Luxury Brands Seek Streetwear Fountain of Youth in China

Luxury’s love affair with streetwear has taken hold with Chinese Millennials and Gen Z consumers.

As luxury brands over a century old adapt to the tastes of newer generations, the fastest route to youth culture relevance has been through strategic partnerships with cult streetwear labels many decades their junior. This has been especially true in China, where streetwear-obsessed Millennials and Generation Z shoppers have become a significant focus for luxury labels.

Photo: Siem Nhi Nguyen
Photo: Siem Nhi Nguyen

Out of all luxury collaborations with other brands, designers, celebrities or influencers, it was a streetwear label that was the most effective partner for generating social engagement in China, according to the new “Luxury China: Streetwear Insight Report” released by Gartner L2. Rimowa’s much-hyped Off-White partnership in fall 2018 was the luxury collaboration with the highest engagement on China’s Twitter-like Weibo during the report’s May 2018 to March 2019 study period.

The collaboration with Virgil Abloh’s luxury streetwear label also served as the main source of social engagement in China for the 121-year-old luggage maker. Posts featuring the Off-White logo-emblazoned suitcases were responsible for 94 percent of Rimowa’s total Weibo engagement, and the collaboration also generated the highest daily Baidu Index score for the brand from January 2018 through March 2019.

The #offwhiterimowa hashtag received more than 42 million views on Weibo, and the luggage sold out on the brand’s limited-time pop-up store via a Mini Program on China’s top messaging app WeChat. The success of a streetwear collaboration in China wasn’t just a one-off occurrence for Rimowa: the second and third highest Baidu Index spikes on its brand name from the beginning of 2018 through the third quarter of 2019 were the results of its earlier Supreme and Off-White collaborations, respectively.

The global streetwear craze has outsize influence in the China market, where Gen Z and Millennial consumers make 42 percent of luxury purchases. Gartner L2’s report finds that streetwear-related brand search terms have seen double the year-over-year growth of traditional luxury fashion brand terms on China’s largest search engine Baidu.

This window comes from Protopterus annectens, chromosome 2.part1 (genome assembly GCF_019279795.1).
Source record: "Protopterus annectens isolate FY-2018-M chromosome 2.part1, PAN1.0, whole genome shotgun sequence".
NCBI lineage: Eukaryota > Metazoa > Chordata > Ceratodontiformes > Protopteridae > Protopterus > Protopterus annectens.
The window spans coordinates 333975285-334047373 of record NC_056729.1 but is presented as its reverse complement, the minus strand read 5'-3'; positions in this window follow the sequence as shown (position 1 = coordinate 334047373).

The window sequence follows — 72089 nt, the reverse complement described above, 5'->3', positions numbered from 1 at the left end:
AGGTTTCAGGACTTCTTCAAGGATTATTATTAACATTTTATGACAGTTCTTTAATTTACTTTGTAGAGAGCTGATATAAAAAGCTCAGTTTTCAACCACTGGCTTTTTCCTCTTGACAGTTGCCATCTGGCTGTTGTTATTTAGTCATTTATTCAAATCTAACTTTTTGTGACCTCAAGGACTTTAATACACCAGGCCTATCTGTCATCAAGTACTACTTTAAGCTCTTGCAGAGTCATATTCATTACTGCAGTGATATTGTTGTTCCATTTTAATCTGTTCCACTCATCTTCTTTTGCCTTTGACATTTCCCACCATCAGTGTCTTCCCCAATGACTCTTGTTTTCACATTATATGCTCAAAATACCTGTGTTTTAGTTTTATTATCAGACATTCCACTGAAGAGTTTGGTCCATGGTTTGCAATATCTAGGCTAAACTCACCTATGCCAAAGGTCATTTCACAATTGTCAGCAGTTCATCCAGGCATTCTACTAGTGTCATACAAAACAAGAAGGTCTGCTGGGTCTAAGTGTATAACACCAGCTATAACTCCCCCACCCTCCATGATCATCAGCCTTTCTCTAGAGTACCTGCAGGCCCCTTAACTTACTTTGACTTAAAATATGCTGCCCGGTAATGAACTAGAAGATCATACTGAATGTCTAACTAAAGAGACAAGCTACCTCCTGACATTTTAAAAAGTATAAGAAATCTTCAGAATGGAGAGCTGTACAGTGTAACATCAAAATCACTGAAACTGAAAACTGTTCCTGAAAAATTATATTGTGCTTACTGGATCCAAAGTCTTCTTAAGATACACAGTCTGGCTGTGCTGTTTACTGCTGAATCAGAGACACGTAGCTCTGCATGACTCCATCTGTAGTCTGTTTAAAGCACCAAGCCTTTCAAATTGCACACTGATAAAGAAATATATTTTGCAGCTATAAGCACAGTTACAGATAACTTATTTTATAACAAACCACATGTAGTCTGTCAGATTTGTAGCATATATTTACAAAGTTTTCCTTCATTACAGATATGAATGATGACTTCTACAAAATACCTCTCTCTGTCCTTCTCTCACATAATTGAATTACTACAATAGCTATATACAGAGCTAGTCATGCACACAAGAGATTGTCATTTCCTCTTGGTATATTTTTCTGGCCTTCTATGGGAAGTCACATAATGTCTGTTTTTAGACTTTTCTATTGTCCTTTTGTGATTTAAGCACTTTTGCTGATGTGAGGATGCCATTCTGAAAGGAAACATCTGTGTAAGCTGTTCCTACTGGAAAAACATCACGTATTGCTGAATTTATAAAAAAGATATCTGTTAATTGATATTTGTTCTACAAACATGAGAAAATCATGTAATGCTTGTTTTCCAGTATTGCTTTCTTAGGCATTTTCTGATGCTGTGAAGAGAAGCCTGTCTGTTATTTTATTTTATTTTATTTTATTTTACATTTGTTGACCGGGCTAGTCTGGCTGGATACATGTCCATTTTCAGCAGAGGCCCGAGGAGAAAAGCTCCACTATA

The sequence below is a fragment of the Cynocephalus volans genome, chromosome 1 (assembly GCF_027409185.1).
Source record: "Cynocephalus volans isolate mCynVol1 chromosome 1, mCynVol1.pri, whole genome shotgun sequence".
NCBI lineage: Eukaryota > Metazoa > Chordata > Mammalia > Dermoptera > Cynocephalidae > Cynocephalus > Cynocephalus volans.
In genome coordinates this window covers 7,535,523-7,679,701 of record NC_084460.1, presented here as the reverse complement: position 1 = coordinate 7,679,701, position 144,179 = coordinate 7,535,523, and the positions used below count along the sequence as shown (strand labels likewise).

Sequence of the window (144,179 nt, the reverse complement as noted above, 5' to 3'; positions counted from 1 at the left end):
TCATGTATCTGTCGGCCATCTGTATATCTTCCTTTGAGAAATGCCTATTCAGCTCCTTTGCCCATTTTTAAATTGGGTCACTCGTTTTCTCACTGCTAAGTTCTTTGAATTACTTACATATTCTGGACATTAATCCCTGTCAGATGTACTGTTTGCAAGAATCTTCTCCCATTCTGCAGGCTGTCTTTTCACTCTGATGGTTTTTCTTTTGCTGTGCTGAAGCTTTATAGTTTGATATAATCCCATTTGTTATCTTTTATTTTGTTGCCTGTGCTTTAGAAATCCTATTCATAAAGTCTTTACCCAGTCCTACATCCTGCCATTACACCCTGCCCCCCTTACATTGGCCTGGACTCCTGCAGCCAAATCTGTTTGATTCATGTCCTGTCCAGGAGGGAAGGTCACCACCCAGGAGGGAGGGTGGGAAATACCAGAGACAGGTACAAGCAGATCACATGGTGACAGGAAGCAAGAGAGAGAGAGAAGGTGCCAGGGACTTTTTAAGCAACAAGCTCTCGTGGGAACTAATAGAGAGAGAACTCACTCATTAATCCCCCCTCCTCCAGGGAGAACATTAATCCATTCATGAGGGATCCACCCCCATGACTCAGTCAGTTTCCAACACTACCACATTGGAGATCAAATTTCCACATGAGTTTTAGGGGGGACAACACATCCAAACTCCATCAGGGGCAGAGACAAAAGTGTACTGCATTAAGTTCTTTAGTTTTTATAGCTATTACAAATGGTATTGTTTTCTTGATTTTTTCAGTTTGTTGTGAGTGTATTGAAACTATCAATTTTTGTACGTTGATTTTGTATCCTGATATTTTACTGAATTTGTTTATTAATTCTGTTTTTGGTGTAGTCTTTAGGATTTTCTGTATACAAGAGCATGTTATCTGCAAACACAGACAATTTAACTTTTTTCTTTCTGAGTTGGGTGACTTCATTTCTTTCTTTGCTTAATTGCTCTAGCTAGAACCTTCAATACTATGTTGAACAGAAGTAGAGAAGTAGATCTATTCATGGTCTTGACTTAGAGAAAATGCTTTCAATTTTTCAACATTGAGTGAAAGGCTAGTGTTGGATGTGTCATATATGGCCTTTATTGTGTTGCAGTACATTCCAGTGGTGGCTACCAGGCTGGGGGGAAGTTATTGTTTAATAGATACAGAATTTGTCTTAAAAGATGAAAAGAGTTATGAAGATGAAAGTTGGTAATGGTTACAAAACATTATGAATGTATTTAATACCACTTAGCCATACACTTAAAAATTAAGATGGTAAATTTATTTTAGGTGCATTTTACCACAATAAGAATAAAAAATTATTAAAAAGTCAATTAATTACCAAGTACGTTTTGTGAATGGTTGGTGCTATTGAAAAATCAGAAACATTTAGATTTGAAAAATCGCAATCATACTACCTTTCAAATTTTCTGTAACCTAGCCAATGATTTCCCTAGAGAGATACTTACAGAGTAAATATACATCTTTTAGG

The savviest luxury streetwear collaborations leverage not only the popularity of global streetwear sensations like Off-White in China, but also the influence of young local celebrities. Rimowa, for example, enlisted some of China’s biggest young celebrities to drive social hype for the Off-White collaboration, with Weibo posts featuring heartthrob Millennial actor Zhu Yilong and members of Gen Z pop idol groups Nine Percent and TFBoys modeling with the suitcases.

A growing number of top global luxury brands are going straight to the Chinese celebrities themselves for streetwear collaborations. Fendi did this in July 2019 with its brand ambassador Jackson Wang, a boy band idol turned hip-hop star known for creating the hit song “Fendiman.” The brand’s Fendi x Jackson Wang capsule streetwear collaboration earned more than 101 million views on its Weibo hashtag thanks to a star-studded promotional concert in China, which was attended and promoted on social media by a wide range of Chinese pop stars and top fashion bloggers.